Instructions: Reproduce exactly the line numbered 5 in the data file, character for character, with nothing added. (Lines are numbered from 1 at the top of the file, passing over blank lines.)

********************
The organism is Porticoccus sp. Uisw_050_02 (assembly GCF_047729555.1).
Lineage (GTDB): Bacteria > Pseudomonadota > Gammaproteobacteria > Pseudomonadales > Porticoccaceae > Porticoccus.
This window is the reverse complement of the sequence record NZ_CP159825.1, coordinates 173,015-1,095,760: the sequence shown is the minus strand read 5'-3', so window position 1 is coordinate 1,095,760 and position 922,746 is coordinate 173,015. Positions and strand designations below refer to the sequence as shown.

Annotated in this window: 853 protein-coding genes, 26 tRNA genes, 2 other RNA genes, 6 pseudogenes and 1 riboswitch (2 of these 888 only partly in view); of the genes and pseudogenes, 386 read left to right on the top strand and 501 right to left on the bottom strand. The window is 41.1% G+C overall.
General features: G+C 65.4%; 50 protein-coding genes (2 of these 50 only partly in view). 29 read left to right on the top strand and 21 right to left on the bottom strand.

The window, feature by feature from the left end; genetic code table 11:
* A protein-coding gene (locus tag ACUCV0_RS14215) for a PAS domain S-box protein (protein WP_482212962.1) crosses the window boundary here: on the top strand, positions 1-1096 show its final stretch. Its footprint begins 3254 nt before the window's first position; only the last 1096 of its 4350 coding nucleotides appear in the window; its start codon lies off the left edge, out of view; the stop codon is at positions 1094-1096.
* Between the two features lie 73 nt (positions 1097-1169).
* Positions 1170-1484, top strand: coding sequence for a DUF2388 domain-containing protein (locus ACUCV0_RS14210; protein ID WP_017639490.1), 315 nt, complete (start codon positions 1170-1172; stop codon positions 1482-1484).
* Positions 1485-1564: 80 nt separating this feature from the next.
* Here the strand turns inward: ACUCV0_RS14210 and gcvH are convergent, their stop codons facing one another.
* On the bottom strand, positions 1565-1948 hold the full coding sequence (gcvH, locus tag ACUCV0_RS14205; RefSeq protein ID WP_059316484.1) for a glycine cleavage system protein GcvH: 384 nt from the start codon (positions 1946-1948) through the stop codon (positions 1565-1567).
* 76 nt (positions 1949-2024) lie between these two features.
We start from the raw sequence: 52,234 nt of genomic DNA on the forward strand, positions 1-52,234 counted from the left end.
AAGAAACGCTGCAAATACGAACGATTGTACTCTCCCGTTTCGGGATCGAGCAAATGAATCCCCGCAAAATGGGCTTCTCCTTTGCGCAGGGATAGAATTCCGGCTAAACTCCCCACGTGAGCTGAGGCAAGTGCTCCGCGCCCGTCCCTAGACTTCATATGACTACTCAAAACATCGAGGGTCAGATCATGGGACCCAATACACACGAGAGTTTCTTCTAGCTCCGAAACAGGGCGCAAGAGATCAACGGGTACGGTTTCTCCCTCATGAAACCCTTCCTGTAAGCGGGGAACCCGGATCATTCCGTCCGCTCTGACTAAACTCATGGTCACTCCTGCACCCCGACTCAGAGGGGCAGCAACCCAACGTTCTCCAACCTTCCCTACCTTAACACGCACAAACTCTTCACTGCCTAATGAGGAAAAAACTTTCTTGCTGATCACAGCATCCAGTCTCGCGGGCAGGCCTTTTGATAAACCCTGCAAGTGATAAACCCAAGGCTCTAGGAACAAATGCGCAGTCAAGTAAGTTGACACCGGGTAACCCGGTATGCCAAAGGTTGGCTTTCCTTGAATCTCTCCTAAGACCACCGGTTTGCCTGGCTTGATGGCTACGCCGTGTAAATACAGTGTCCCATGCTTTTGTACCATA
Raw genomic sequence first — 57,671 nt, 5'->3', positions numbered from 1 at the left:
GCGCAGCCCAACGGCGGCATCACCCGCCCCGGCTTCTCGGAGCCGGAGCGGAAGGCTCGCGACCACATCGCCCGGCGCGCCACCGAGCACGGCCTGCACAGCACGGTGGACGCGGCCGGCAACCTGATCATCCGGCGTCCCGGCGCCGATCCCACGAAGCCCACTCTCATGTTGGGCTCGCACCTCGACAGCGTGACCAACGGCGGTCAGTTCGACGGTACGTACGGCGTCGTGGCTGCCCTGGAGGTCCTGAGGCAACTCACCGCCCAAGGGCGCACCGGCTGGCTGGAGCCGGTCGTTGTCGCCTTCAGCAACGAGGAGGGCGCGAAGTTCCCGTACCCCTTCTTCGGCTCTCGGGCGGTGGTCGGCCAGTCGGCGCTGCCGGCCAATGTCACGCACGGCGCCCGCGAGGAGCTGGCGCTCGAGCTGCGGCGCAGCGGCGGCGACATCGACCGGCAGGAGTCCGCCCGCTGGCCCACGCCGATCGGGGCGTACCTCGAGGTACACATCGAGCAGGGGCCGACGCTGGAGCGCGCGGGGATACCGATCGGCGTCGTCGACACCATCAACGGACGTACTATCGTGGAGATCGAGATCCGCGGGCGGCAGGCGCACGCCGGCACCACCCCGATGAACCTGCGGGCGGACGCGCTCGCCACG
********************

General features: G+C 65.4%; 50 protein-coding genes (2 of these 50 only partly in view). 29 read left to right on the top strand and 21 right to left on the bottom strand.